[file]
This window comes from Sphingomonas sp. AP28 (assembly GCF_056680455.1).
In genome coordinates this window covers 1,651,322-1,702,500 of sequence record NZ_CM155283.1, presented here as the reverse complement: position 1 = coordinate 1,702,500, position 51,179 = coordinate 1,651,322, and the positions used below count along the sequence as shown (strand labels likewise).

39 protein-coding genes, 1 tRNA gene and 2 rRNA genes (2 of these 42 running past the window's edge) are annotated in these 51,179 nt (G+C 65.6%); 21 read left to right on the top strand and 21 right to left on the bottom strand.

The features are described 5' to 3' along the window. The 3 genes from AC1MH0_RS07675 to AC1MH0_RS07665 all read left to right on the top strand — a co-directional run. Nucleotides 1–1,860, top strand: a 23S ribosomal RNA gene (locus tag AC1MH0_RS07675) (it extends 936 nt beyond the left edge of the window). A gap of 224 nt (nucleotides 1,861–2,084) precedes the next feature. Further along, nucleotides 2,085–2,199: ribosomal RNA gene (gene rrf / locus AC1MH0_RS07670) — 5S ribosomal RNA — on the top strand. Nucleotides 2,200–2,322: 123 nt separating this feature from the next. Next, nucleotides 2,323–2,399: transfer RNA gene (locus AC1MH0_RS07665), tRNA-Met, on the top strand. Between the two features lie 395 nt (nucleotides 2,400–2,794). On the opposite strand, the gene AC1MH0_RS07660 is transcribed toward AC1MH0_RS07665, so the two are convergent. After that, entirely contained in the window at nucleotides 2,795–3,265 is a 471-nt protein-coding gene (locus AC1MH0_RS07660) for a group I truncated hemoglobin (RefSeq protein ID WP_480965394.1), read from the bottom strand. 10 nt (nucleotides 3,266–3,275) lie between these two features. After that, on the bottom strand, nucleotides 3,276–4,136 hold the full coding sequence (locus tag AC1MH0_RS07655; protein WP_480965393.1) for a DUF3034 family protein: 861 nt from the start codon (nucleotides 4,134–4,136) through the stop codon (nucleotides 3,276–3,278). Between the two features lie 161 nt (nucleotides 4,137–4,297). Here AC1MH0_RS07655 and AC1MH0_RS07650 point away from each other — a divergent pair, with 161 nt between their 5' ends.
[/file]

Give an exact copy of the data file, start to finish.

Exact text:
This window comes from Sphingomonas sp. AP28 (assembly GCF_056680455.1).
In genome coordinates this window covers 1,651,322-1,702,500 of sequence record NZ_CM155283.1, presented here as the reverse complement: position 1 = coordinate 1,702,500, position 51,179 = coordinate 1,651,322, and the positions used below count along the sequence as shown (strand labels likewise).

39 protein-coding genes, 1 tRNA gene and 2 rRNA genes (2 of these 42 running past the window's edge) are annotated in these 51,179 nt (G+C 65.6%); 21 read left to right on the top strand and 21 right to left on the bottom strand.

The features are described 5' to 3' along the window. The 3 genes from AC1MH0_RS07675 to AC1MH0_RS07665 all read left to right on the top strand — a co-directional run. Nucleotides 1–1,860, top strand: a 23S ribosomal RNA gene (locus tag AC1MH0_RS07675) (it extends 936 nt beyond the left edge of the window). A gap of 224 nt (nucleotides 1,861–2,084) precedes the next feature. Further along, nucleotides 2,085–2,199: ribosomal RNA gene (gene rrf / locus AC1MH0_RS07670) — 5S ribosomal RNA — on the top strand. Nucleotides 2,200–2,322: 123 nt separating this feature from the next. Next, nucleotides 2,323–2,399: transfer RNA gene (locus AC1MH0_RS07665), tRNA-Met, on the top strand. Between the two features lie 395 nt (nucleotides 2,400–2,794). On the opposite strand, the gene AC1MH0_RS07660 is transcribed toward AC1MH0_RS07665, so the two are convergent. After that, entirely contained in the window at nucleotides 2,795–3,265 is a 471-nt protein-coding gene (locus AC1MH0_RS07660) for a group I truncated hemoglobin (RefSeq protein ID WP_480965394.1), read from the bottom strand. 10 nt (nucleotides 3,266–3,275) lie between these two features. After that, on the bottom strand, nucleotides 3,276–4,136 hold the full coding sequence (locus tag AC1MH0_RS07655; protein WP_480965393.1) for a DUF3034 family protein: 861 nt from the start codon (nucleotides 4,134–4,136) through the stop codon (nucleotides 3,276–3,278). Between the two features lie 161 nt (nucleotides 4,137–4,297). Here AC1MH0_RS07655 and AC1MH0_RS07650 point away from each other — a divergent pair, with 161 nt between their 5' ends.